Akoustis Technologies has announced the release of the second iteration of its 5.6 GHz XBAW WiFi filter and a pre-production order for it from a current global RF customer. The second iteration of the 5.6 GHz filter offers superior performance including lower loss and improved rejection of unwanted WiFi signals. Furthermore, the latest iteration simplifies the chip complexity and shares the same XBAW wafer process, backend package and supply chain as the Company’s 5.2 GHz WiFi filter currently in pre-production.According to an executive from the Akoustis’ global RF customer, the XBAW technology has been outstanding, even as compared with other BAW and FBAR in the industry. Akoustis’ believe that the XBAW technology is the leading filter technology for the high-frequency WiFi bands and 5G mobile applications. They feel the technology is better than BAW and FBAR. If this technology is adopted we should see significant growth over the next several years.Akoustis began sampling the second iteration of its 5.6 GHz WiFi filter earlier this quarter and expects to offer samples to more than twenty OEM, ODM, SoC and RFFE companies currently evaluating Akoustis’ 5.2 GHz WiFi filter. The company expects to offer the first tandem BAW coexistence filter solution covering both the 5.2 GHz and 5.6 GHz frequency bands in a tri-band WiFi router. It had previously announced a pre-production order and shipment of 5.2 GHz WiFi filters to this global RF customer in the March 2019 quarter. That same order included greater than 50,000 pre-production 5.6 GHz WiFi filters, which Akoustis expects to deliver in the current quarter.According to Jeff Shealy, Founder and CEO of Akoustis, the new filter represents a significant advancement for Akoustis as they now have the world’s first micro-filter tandem solution targeting both 5 GHz WiFi bands. Customers can now replace existing filter technology with a solution that is up to 23 times smaller, driving far more competitive form factors and allowing more complex MU-MIMO architectures. The 5.6 GHz filter is packaged with an identical footprint as the existing 5.2 GHz filter and uses the same supply chain, which should accelerate the evaluation process for the customers sampling the XBAW WiFi filters.Akoustis began sampling its first generation 5.6 GHz XBAW WiFi co-existence filter in December 2018. Initial samples were sent to a limited number of potential customers for evaluation and technical feedback. Over the past few months, Akoustis has been engaged in internal engineering efforts to incorporate customer feedback into the new 5.6 GHz filter product design.The 5.6 GHz XBAW WiFi filter features:Low insertion loss pass-band filterWide bandwidth with 345 MHz pass-bandHigh rejection enables co-existence with adjacent WiFi UNII bandsSingle ended Tx/Rx portsHigh power rating, maximum +30dBmUltra small form factor 2.5mm x 2.0mm x 0.9mmPerformance over -40C to +85CRoHS compliant, Pb-free packageThe 5.6 GHz filter is designed and manufactured using the Company’s patented XBAW process and manufactured in the Company’s Si-MEMS Wafer Fab located in Canandaigua, NY. Akoustis has introduced several new filters over the past twelve months including a 5.6 GHz filter, a 5.2 GHz WiFi filter, a 3.8 GHz filter for military phased-array radar applications, a 3.6 GHz filter for the CBRS infrastructure market and Band 25 downlink and uplink filters for LTE infrastructure. It is also developing several new filters for the sub 7 GHz bands targeting 5G mobile device, network infrastructure, WiFi CPE and military markets.
Alabama running back Derrick Henry (2) fights for yardage against Florida in the SEC Championship Game in Atlanta, Ga. on Saturday December 5, 2015. (Mickey Welsh / Montgomery Advertiser)ATLANTA — Everybody at Alabama seems to have a favorite Derrick Henry story, but the best one might come from Crimson Tide teammate O.J. Howard.Both arrived on campus in January 2013 as part of a prized group of incoming freshmen. Alabama staff assigned Howard and Henry to room together, and on the first night, Howard glanced into Henry’s bedroom and saw him on the floor doing push ups.Up and down, up and down. Over and over and over and over.Howard hadn’t spent a full night on campus yet, and already he could see that Derrick Henry wasn’t just another star football player.A week after running the ball over and over and over and over in a win over Auburn, Henry did the same in Saturday’s SEC Championship Game win over Florida 29-15. He rushed 44 times for 189 yards and won the game’s most valuable player award.I’ve heard that greatness isn’t doing something great once. Instead, it’s doing something well over and over and over and over. If that’s so, how can we call Alabama’s Derrick Henry anything but great?The Heisman Trophy?Heck, that’s a foregone conclusion.About the only way he wouldn’t have won it is if Alabama had lost Saturday, while he fumbled a half-dozen times, then on his way off the field he dropped his pants and mooned Terry Saban. Even then, some voters might’ve thought long and hard before moving him down on their ballots.Last week, Henry broke Bo Jackson’s Iron Bowl rushing record. Saturday, he broke Herschel Walker’s 34-year-old SEC record for rushing yards in a season. Henry has 1,986 yards, while Herschel had 1,891 as a Georgia sophomore in 1981. Henry has 339 carries, while Herschel needed 385 to reach his total.Henry also scored a touchdown to tie Tim Tebow’s SEC record of 23 rushing touchdowns. Aren’t those three of the four faces on the Mount Rushmore of SEC football players – Bo, Herschel and Tebow?Alabama’s Shaun Alexander scored 27 touchdowns in 1999 on rushing, receiving and kick returns, including his bowl game, and nobody in SEC history can beat that. Alexander went on to become an NFL MVP with Seattle. I used to think Alabama never would have a running back better than Alexander.Now, I’m not so sure.When Henry was a high school senior in Florida, he broke the national career rushing record, and a local radio station put him in touch with Ken Hall, who set the old mark in the 1950s in Texas. Oddly enough, Hall played collegiately at Texas A&M for Bear Bryant, who made his mark at Alabama.http://app.contenttools.co/polls/2349/embed.js?show_name=no&show_description=no&show_sharing_options=yes&show_cover_image=noOld stories say Hall set his record by speeding past everyone. Henry can do that, but he’s at his best when he is beating defenses into submission. On one run Saturday, as Henry broke past the line, Florida defensive back Keanu Neal stepped out of Henry’s way and tried to grab him around the waist to slow him down. Didn’t work. Another defensive back, Quincy Wilson, dove for Henry’s ankle, and that worked. Kind of. Henry wound rolling over him as if he was paving road, with Wilson laying flat as if he was trying to avoid getting cut to pieces by a train.When you see him run like that, it’s hard to believe that Alabama gave him the ball only 13 times in last year’s Sugar Bowl loss to Ohio State. What do you think would’ve happened had that been 23 carries? Or 30?Henry’s value isn’t just in the yardage he gains, but how he allows his team to control the game. The other team’s offense is stuck on the sideline when Henry is running the ball over and over and over and over. Alabama held the ball 43 minutes, 29 seconds Saturday, forcing an already-overmatched Florida defense to sit on the sideline for long stretches.Henry wasn’t always a lock to become a star running back at Alabama. In those initial spring practices in 2013, running backs had to go through a drill in which they had to crouch and run the ball under this contraption that looked kind of like a long table, the 6-foot-3, 242-pound Henry looked big and clumsy as his back bumped and moved the thing out of place.Some said he was too big and should be moved to linebacker.I guess it’s a good thing other teams don’t put some of those long table things on the field. They might be Henry’s Kryptonite.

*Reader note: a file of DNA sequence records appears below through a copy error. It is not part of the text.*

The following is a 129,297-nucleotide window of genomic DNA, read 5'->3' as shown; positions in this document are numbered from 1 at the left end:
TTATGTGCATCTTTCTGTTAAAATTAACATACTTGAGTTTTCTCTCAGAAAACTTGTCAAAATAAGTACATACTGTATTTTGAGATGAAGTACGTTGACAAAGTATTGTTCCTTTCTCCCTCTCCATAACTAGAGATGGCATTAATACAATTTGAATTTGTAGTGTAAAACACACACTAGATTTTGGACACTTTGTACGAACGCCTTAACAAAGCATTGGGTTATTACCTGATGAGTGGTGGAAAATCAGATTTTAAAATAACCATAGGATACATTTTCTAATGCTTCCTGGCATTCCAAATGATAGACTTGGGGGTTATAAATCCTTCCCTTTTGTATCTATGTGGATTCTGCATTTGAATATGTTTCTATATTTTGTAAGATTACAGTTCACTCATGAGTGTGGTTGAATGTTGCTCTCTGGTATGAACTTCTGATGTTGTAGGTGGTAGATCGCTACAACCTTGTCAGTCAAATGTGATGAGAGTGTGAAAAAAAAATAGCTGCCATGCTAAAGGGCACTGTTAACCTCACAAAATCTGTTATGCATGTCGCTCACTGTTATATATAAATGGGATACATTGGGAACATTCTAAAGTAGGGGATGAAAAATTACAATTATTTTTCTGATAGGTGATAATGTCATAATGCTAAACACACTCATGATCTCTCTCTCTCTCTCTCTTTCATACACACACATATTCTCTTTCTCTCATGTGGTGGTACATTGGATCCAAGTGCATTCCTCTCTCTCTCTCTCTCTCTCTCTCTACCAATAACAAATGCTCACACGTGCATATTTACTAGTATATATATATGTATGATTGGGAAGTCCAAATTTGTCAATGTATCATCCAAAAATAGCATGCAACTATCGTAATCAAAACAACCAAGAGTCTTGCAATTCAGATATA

Oct 11, 2014; Starkville, MS, USA; Mississippi State Bulldogs quarterback Dak Prescott (15) celebrates with defensive back Jay Hughes (3) their 38-23 victory over the Auburn Tigers at Davis Wade Stadium. Mandatory Credit: John David Mercer-USA TODAY SportsOnce a week, USA TODAY Sports asks its network of college football experts to analyze the biggest topics in the country’s most debated conference, the SEC.EXPERT PICKS: Week 11 winners and losersThis week the panel goes back and forth on which SEC teams will make the College Football Playoff.Matt Osborne, Southern Pigskin: The two SEC teams that will ultimately make the first College Football Playoff are Alabama and Mississippi State. The Bulldogs have played the majority of their most difficult contests, so even with a loss to Alabama they would only need to defeat Ole Miss in the Egg Bowl to solidify their position. Dak Prescott has been plagued by turnovers of late, but he will make the critical adjustments down the stretch to keep Mississippi State playing at a high level. Meanwhile, Alabama seems to have hit its stride after a couple of uninspiring performance early in the season. The Crimson Tide are currently second in the nation in total defense, and the offense has shown an ability to be balanced under the direction of Lane Kiffin. Overall, Alabama and Mississippi State appear to be the most complete SEC teams.Ty Duffy, Big Lead Sports: Obviously, there’s a lot of football left to play. A one-loss SEC champion would be a definite playoff team. The question is whether the SEC can get the second team in. That team probably needs one loss. Mississippi State must be considered the favorite. The Bulldogs can weather a defeat and remain in contention for the West and for a playoff spot. I think at least one of the Alabama schools enters the Iron Bowl with one loss. I’m not sure one will depart with one loss. A 10-2 Auburn might deserve a place, but the committee seems to be placing a strong emphasis on W-L record.Clinton Brannen, The Sports Quotient: Heading into Week 10, there were five legitimate schools in the SEC who had the potential to be finalists for the inaugural College Football Playoff. After Ole Miss and Georgia fell last weekend, the field is down to three. Mississippi State is undefeated and has the head-to-head advantage on Auburn, which they defeated 38-23 on Oct. 11. Alabama hosts the Bulldogs on Nov. 15. Auburn, the reigning SEC champion, is ranked third and boasts one of the most prolific offenses in all of college football (38.8 points a game). With three of their seven wins coming against Top 25 opponents, they also control their own destiny. However, standing in the Tigers’ way is Heisman candidate Amari Cooper and the Crimson Tide. Aburn and Alabama face off Nov. 29 in Tuscaloosa, and if Alabama gets past LSU (on the road no less) and Mississippi State, then they should win the SEC and a Playoff berth with an Iron Bowl win.Ultimately, with the health of Heisman front-runner Dak Prescott in question for Mississippi State and the porous Auburn defense, Nick Saban’s Crimson Tide, the most complete team of these three, is the most logical choice to represent the SEC in the College Football Playoff. Barring a collapse, Mississippi State and Alabama will be in the inaugural Playoff.